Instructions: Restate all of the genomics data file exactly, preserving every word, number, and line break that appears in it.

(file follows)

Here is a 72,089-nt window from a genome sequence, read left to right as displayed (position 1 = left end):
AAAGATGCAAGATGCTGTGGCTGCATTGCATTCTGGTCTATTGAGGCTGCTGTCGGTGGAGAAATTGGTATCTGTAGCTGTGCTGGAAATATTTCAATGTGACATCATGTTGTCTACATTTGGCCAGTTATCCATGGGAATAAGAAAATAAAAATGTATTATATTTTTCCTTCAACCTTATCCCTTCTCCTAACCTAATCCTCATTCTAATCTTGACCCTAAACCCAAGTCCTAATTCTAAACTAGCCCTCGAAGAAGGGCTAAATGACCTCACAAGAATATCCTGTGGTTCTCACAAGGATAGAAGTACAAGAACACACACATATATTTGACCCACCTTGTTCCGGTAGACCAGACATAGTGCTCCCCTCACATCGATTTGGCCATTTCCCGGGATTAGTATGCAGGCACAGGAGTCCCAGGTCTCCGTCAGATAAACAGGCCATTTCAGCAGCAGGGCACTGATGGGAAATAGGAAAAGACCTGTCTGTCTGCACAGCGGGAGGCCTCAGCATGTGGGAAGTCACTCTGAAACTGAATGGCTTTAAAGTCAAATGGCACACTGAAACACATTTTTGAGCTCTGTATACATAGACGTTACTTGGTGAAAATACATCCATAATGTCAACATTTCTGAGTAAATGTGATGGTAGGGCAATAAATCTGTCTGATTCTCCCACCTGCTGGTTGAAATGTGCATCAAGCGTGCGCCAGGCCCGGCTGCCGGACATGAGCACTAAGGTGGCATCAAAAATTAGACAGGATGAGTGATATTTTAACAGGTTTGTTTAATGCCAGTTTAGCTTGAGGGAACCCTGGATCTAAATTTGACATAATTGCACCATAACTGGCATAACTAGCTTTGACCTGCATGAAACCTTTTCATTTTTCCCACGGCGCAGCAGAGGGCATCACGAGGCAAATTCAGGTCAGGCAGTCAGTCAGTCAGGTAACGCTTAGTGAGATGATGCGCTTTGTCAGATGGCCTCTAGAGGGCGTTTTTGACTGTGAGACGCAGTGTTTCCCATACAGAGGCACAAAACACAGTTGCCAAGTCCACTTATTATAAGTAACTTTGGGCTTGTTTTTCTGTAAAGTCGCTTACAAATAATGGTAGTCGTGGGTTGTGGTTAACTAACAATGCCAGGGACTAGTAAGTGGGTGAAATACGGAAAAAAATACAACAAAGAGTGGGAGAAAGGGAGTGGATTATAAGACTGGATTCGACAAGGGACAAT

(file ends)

Here is a 72,089-nt window from a genome sequence, read left to right as displayed (position 1 = left end):
AAAGATGCAAGATGCTGTGGCTGCATTGCATTCTGGTCTATTGAGGCTGCTGTCGGTGGAGAAATTGGTATCTGTAGCTGTGCTGGAAATATTTCAATGTGACATCATGTTGTCTACATTTGGCCAGTTATCCATGGGAATAAGAAAATAAAAATGTATTATATTTTTCCTTCAACCTTATCCCTTCTCCTAACCTAATCCTCATTCTAATCTTGACCCTAAACCCAAGTCCTAATTCTAAACTAGCCCTCGAAGAAGGGCTAAATGACCTCACAAGAATATCCTGTGGTTCTCACAAGGATAGAAGTACAAGAACACACACATATATTTGACCCACCTTGTTCCGGTAGACCAGACATAGTGCTCCCCTCACATCGATTTGGCCATTTCCCGGGATTAGTATGCAGGCACAGGAGTCCCAGGTCTCCGTCAGATAAACAGGCCATTTCAGCAGCAGGGCACTGATGGGAAATAGGAAAAGACCTGTCTGTCTGCACAGCGGGAGGCCTCAGCATGTGGGAAGTCACTCTGAAACTGAATGGCTTTAAAGTCAAATGGCACACTGAAACACATTTTTGAGCTCTGTATACATAGACGTTACTTGGTGAAAATACATCCATAATGTCAACATTTCTGAGTAAATGTGATGGTAGGGCAATAAATCTGTCTGATTCTCCCACCTGCTGGTTGAAATGTGCATCAAGCGTGCGCCAGGCCCGGCTGCCGGACATGAGCACTAAGGTGGCATCAAAAATTAGACAGGATGAGTGATATTTTAACAGGTTTGTTTAATGCCAGTTTAGCTTGAGGGAACCCTGGATCTAAATTTGACATAATTGCACCATAACTGGCATAACTAGCTTTGACCTGCATGAAACCTTTTCATTTTTCCCACGGCGCAGCAGAGGGCATCACGAGGCAAATTCAGGTCAGGCAGTCAGTCAGTCAGGTAACGCTTAGTGAGATGATGCGCTTTGTCAGATGGCCTCTAGAGGGCGTTTTTGACTGTGAGACGCAGTGTTTCCCATACAGAGGCACAAAACACAGTTGCCAAGTCCACTTATTATAAGTAACTTTGGGCTTGTTTTTCTGTAAAGTCGCTTACAAATAATGGTAGTCGTGGGTTGTGGTTAACTAACAATGCCAGGGACTAGTAAGTGGGTGAAATACGGAAAAAAATACAACAAAGAGTGGGAGAAAGGGAGTGGATTATAAGACTGGATTCGACAAGGGACAAT